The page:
Robinson, Matt

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Matt Robinson


Television writer, producer, performer

Even though he is best known as the first actor to play the amiable history teacher Gordon on the popular children's television series Sesame Street, Matt Robinson made many more contributions to the small screen. Besides originating the Gordon character, Robinson worked as a writer and producer on the show. He helped the program achieve its mission of speaking to children of different races and cultures and created some of the first African-American characters on children's television. Leaving Sesame Street after only three years, Robinson went on to build a career as a successful screenplay writer, penning several films and writing for popular sitcoms. As the head writer and producer of The Cosby Show during the 1980s, he became one of television's most prolific writers.

Matthew Thomas Robinson Jr. was born on January 1, 1937, in Philadelphia, Pennsylvania, the son of Matthew Robinson Sr., a postal worker and freelance writer for the Philadelphia Independent newspaper, and Marie Henson Robinson, an elementary teacher. Early on, his parents modeled a life of writing and teaching that would shape his career path later in life. In All about Sesame Street, Robinson told Phyllis Feinstein, "I was surrounded by teaching and education all my life. My mother is a teacher; my father taught for a time…. School counselors, neighbors, and friends were always urging teaching as a career." After graduating from West Philadelphia High School, he attended Pennsylvania State University, earning a degree in English in 1958.

In 1962 Robinson penned his first script, the CBS television drama Rained All Night, about a slave revolt. The following year, he took a job as a writer, producer, and on-air host at WCAU-TV in Philadelphia. There, he earned a reputation for writing and producing black-oriented public affairs programs, such as Opportunity in Philadelphia and Black Book. This work attracted the attention of the creative staff at the Children's Television Workshop (CTW), which was formed in 1966 with the aim of creating quality television programming for children of all races and backgrounds, but especially black children in America's inner cities. In their eyes, Robinson's work was a natural fit with their vision.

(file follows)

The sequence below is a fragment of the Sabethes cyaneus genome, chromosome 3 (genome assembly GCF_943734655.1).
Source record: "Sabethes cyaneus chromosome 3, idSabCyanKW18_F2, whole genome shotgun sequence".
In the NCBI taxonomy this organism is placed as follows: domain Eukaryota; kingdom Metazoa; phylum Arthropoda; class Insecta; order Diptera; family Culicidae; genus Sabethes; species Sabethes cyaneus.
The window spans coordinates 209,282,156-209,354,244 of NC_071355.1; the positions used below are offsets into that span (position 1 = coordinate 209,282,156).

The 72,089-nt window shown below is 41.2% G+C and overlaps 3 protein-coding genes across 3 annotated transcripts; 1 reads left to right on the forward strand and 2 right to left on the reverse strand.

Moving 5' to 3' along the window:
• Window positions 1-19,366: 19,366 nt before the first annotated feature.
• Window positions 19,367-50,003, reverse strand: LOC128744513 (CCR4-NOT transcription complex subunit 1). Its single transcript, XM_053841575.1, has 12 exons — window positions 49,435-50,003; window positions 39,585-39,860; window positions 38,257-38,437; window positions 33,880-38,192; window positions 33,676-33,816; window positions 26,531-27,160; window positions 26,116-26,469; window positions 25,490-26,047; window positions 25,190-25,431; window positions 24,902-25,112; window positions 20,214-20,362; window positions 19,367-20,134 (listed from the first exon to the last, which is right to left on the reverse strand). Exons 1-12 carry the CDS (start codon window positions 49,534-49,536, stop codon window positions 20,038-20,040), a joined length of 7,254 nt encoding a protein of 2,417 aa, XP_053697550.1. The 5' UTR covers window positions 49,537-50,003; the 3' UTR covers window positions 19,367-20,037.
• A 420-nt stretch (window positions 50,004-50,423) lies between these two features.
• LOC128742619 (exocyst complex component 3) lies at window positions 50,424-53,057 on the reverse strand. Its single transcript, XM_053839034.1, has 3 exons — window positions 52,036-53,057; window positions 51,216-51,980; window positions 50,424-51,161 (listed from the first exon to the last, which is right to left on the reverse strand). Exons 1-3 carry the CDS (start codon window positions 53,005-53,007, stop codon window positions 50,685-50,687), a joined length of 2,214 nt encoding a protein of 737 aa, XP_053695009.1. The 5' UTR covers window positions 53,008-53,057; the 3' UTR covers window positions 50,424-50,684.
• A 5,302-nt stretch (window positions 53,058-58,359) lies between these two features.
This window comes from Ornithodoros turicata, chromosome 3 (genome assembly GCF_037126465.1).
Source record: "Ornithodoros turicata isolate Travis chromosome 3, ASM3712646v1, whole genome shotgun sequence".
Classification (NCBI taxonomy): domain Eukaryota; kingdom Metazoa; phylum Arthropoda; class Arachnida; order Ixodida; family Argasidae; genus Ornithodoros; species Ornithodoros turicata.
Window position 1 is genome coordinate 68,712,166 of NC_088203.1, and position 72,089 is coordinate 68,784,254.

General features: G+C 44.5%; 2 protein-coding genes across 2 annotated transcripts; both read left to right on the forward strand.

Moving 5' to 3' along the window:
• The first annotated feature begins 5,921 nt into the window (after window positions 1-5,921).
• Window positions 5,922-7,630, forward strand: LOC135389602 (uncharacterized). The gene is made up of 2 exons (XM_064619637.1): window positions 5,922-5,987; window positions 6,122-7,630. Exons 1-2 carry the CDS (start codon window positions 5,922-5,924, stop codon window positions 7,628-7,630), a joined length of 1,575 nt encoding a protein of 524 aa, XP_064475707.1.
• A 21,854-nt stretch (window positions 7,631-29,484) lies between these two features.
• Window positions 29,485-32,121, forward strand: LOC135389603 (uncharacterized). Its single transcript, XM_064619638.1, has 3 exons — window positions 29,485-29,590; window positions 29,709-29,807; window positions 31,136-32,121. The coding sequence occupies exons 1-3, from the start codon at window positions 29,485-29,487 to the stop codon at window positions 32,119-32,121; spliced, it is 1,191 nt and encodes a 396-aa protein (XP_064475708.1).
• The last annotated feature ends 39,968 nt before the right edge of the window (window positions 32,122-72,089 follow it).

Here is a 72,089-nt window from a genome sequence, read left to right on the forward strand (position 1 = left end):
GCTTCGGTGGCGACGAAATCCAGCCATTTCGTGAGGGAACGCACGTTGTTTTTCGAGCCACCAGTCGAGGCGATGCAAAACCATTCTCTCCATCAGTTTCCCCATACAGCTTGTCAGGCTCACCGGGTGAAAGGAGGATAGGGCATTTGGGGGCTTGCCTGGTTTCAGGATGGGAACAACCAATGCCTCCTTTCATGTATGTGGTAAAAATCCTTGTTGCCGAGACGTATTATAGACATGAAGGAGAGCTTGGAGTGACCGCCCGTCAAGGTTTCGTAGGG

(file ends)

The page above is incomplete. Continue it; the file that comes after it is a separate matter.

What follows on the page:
In 1969 Robinson was invited to join the CTW staff as one of three producers of the program Sesame Street. He was to supervise the show's "people" segments (as opposed to the animated parts of the show), focusing in particular on people of different lands. His work took him across the country and the world.

Robinson and his staff created the character of Gordon, whom they envisioned as a father figure who would guide children through the Sesame Street neighborhood. Robinson had never intended to be an actor—his first love was writing—but when the producers had trouble finding the right actor for the part, a colleague suggested that Robinson give it a shot. According to Feinstein, Dave Connell, a CTW co-founder and the originator of the Sesame Street series, said that "[a]bout three minutes into the first scene, we knew we had found our Gordon."

Though Robinson was initially reluctant to take on the part of Gordon, he was inspired by the possibilities of the role, seeing it as a chance to portray a strong, positive father figure—something that many black children lacked, in his view. He told Feinstein, "Somewhere around four and five a black kid is going to learn he's black. He's going to learn that's positive or negative. What I want to project is a positive image."

As the kindly yet paternal Gordon, Robinson spoke in a mixture of standard English and vernacular black slang, aiming to communicate with children in a more familiar way. Robinson told Feinstein, "When kids are comfortable, they speak whatever way is natural, and I respond on that level." Even though some criticized his use of "improper" language, he defended his choice: "‘Black English’ involves all sorts of things. Tone, inflection, pacing. I think we should communicate with children in whatever way they understand."